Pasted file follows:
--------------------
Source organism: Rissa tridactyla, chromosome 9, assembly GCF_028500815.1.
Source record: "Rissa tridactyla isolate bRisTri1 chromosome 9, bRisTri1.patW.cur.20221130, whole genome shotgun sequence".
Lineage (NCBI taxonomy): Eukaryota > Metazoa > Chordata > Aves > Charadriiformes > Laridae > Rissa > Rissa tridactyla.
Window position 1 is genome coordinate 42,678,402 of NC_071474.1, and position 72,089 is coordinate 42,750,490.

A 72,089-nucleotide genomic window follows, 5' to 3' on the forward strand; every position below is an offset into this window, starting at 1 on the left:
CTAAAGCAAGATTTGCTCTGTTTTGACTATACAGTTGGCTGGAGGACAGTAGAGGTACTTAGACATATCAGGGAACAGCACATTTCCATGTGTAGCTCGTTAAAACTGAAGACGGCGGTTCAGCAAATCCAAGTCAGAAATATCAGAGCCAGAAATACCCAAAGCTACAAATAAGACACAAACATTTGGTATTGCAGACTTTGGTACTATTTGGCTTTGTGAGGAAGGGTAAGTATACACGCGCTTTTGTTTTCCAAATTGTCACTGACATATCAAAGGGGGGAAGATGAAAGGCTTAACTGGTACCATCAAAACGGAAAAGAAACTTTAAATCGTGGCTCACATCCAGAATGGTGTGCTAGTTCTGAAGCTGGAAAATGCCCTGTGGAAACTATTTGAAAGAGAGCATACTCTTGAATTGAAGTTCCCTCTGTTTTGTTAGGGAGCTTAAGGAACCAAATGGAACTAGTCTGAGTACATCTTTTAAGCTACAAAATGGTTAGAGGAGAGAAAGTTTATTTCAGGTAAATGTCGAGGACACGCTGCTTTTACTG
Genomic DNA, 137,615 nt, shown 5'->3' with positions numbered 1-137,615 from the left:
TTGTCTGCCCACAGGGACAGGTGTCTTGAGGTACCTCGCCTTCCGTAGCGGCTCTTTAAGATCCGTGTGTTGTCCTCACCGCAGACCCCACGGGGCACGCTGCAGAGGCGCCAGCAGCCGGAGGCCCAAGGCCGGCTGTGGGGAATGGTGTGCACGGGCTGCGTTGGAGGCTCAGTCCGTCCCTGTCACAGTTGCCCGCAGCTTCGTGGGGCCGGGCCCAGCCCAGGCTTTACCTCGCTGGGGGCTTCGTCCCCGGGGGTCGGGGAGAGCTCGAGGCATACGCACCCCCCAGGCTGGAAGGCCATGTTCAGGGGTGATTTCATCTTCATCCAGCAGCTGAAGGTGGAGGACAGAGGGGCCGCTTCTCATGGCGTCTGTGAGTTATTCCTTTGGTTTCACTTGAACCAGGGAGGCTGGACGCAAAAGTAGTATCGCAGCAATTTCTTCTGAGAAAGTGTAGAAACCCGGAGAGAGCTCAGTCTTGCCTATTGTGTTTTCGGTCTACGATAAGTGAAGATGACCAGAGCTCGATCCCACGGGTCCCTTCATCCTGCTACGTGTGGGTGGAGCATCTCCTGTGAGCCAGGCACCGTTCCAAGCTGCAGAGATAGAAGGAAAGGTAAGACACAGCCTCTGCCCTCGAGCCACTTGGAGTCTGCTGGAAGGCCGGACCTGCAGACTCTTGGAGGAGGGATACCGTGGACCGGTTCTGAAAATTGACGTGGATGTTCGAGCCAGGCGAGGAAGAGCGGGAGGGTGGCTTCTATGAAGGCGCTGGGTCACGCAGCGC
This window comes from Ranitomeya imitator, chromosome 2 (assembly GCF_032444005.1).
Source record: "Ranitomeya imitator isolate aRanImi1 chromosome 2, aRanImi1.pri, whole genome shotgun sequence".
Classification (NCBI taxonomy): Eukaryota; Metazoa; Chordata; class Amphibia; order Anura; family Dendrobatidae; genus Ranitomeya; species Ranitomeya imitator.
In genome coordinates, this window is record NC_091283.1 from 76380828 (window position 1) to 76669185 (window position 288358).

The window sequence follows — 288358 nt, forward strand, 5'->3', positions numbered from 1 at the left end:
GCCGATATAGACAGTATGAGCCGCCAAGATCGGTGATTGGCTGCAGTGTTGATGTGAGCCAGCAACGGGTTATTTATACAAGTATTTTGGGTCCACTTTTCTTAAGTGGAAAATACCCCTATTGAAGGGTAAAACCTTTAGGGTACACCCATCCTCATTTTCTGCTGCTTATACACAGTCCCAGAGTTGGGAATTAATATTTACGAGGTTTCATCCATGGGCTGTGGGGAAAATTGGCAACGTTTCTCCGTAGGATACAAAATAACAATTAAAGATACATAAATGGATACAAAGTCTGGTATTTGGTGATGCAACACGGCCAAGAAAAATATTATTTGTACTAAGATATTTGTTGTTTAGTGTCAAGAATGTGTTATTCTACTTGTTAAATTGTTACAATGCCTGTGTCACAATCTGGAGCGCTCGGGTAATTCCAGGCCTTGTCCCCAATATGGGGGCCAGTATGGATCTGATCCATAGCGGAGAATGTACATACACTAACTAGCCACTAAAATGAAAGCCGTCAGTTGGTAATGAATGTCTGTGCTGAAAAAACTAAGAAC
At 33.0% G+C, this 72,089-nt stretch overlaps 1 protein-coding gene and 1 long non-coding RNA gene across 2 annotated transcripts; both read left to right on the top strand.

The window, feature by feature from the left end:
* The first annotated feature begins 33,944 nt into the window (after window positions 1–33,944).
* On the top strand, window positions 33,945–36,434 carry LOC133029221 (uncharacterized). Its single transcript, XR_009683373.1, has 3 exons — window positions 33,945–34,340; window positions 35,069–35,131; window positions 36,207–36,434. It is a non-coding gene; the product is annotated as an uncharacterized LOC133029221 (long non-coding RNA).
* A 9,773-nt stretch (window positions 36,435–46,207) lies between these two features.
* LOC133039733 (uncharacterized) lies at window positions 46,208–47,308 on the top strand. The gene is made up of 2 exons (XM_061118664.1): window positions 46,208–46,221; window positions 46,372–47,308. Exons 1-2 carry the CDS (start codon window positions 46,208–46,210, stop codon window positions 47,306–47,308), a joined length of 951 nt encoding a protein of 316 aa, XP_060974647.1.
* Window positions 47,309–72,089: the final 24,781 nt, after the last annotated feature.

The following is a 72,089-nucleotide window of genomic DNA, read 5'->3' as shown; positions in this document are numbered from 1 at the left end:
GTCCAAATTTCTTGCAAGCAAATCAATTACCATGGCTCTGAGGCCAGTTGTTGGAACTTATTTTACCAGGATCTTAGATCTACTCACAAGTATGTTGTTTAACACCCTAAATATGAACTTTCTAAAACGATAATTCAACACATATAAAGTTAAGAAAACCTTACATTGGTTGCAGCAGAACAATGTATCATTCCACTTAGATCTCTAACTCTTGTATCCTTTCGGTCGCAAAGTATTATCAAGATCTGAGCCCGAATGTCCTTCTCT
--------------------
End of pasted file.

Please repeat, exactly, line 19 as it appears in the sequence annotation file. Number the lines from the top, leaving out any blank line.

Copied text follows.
* A 9,773-nt stretch (window positions 36,435–46,207) lies between these two features.